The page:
Quiet luxury and stealth wealth are the upper class’ take on recessioncore. Wired headphones, muted colours and sacking off jewellery on the red carpet are all a part of dressing up for an economic downfall. Making poverty and wealth disparity an aesthetic is undeniably problematic.
Balenciaga continues to be uncontrollable despite several cancel-worthy stunts. Before there were children in the fashion house’s BDSM fetishwear campaign, there was the ‘Paris Sneaker’ scandal.
Selling a beat-up and torn pair of muddy trainers for a small fee of £1,290, Balenciaga made an aesthetic out of being poor without realising that for some people it’s not just a matter of jumping on the latest fashion fad. In a financial downfall, is it fair for luxury brands to capitalise on people’s daily struggles? No.
While stealth wealth is more easily recreatable on a budget, the attempt at some kind of misguided empathy is condescending. Reaching for staples is nothing new in the world of fashion, but when it happens, it should be a sustainability practice rather than a way to disguise extreme wealth.
When it comes to logomania, we ditched the monogram prints way before it was cool, not because we weren’t a fan but because we had bills to pay. To put it simply, we get it you have money, we’ll stick to Tesco meal deals and charity shop steals.
Modest fashion refers to the act of dressing for various degrees of coverage. Despite popular belief, it isn’t always connected to ethno-religious fulfilment. Once considered a somewhat niche section of the industry, brands are now taking more of an interest in it than ever before, with searches for ‘modest fashion’ and other related terms growing exponentially year on year.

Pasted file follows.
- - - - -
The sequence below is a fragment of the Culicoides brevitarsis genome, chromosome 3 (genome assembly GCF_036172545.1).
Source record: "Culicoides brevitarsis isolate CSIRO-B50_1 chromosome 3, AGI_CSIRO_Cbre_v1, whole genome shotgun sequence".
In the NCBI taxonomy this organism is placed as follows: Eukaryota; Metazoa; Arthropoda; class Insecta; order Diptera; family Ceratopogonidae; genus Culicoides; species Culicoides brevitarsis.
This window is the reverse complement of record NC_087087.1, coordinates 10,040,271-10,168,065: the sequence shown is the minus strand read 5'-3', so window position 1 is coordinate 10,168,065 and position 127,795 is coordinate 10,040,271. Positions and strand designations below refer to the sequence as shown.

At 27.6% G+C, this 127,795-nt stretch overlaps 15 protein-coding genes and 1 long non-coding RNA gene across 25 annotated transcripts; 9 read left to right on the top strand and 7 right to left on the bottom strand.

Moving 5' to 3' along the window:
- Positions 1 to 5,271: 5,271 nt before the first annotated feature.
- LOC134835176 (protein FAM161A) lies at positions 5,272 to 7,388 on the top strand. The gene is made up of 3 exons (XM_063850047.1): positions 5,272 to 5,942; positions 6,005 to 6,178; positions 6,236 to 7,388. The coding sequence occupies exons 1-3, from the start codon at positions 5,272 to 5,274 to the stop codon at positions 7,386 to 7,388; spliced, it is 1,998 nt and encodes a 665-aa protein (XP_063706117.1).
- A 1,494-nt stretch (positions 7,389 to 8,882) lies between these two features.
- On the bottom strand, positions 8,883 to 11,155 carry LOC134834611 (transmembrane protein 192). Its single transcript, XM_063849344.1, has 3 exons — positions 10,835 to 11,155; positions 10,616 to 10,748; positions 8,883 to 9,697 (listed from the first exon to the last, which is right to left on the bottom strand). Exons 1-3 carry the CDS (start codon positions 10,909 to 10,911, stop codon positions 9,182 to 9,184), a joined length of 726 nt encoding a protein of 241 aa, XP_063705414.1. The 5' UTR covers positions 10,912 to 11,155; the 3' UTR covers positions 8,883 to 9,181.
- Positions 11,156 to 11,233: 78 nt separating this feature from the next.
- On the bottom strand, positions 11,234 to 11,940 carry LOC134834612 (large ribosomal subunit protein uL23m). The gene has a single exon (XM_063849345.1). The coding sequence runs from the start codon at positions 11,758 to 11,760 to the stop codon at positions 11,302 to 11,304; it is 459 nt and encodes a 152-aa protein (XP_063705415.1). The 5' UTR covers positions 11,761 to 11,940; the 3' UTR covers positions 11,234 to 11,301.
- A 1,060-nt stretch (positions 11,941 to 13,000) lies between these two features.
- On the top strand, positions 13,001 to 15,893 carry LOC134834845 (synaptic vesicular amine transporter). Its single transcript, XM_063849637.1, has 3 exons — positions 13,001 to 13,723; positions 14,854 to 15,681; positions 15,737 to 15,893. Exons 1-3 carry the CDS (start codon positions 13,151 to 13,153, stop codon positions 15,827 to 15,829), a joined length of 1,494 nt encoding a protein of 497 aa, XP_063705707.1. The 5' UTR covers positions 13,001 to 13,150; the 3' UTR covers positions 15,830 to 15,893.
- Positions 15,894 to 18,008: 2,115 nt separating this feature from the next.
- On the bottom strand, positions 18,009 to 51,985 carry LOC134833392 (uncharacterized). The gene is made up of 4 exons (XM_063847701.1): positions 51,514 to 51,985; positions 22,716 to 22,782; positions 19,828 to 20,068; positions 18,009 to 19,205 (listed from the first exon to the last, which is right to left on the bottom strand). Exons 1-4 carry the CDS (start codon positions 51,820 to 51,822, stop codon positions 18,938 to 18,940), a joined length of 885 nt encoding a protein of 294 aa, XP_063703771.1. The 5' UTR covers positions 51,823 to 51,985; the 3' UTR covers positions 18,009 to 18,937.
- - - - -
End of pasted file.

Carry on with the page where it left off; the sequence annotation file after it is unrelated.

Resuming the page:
Though there are no links between a particular religious group and modesty, it would be doing a disservice to the Muslim community to not mention its contribution to modest fashion consumption, especially luxury. The 2022 State of the Global Islamic Economy report confirmed that expenditure on modest fashion had increased to £240 billion that year and is expected to grow to £253 billion in 2023.
Both high-end and high-street brands are taking their piece of the modest fashion pie with their respective modest collections. These are strategically marketed around the month of Ramadan and subsequent Eid festival, with a portion of those participating also choosing to dress in varying levels of modesty throughout the month and often purchasing new clothes to wear during gatherings and events.
H&M and Mango annually release modest collections around this time, though they are only named ‘Ramadan’ collections in Middle East and North Africa (MENA) countries. You’d be familiar with these being released as spring collections that feature bright colours and rich fabrics, accompanied by campaigns heavily featuring POC models.
A quick search of ‘Ramadan’ on the respective sites, though, will reveal a curated array of gowns and Eastern-inspired wear. On the flip side, Loro Piana, aka the peak of luxury fashion, also released a new capsule collection with Harrods this spring 2023, with literal abayas, a traditional clothing item worn by the Muslim community. The Italian brand’s collection has a strong sense of familiarity with traditional Eastern silhouettes and embroidery, but again was not initially released as a Ramadan collection. Loro Piana later decided to name it a ‘Ramadan’ capsule collection.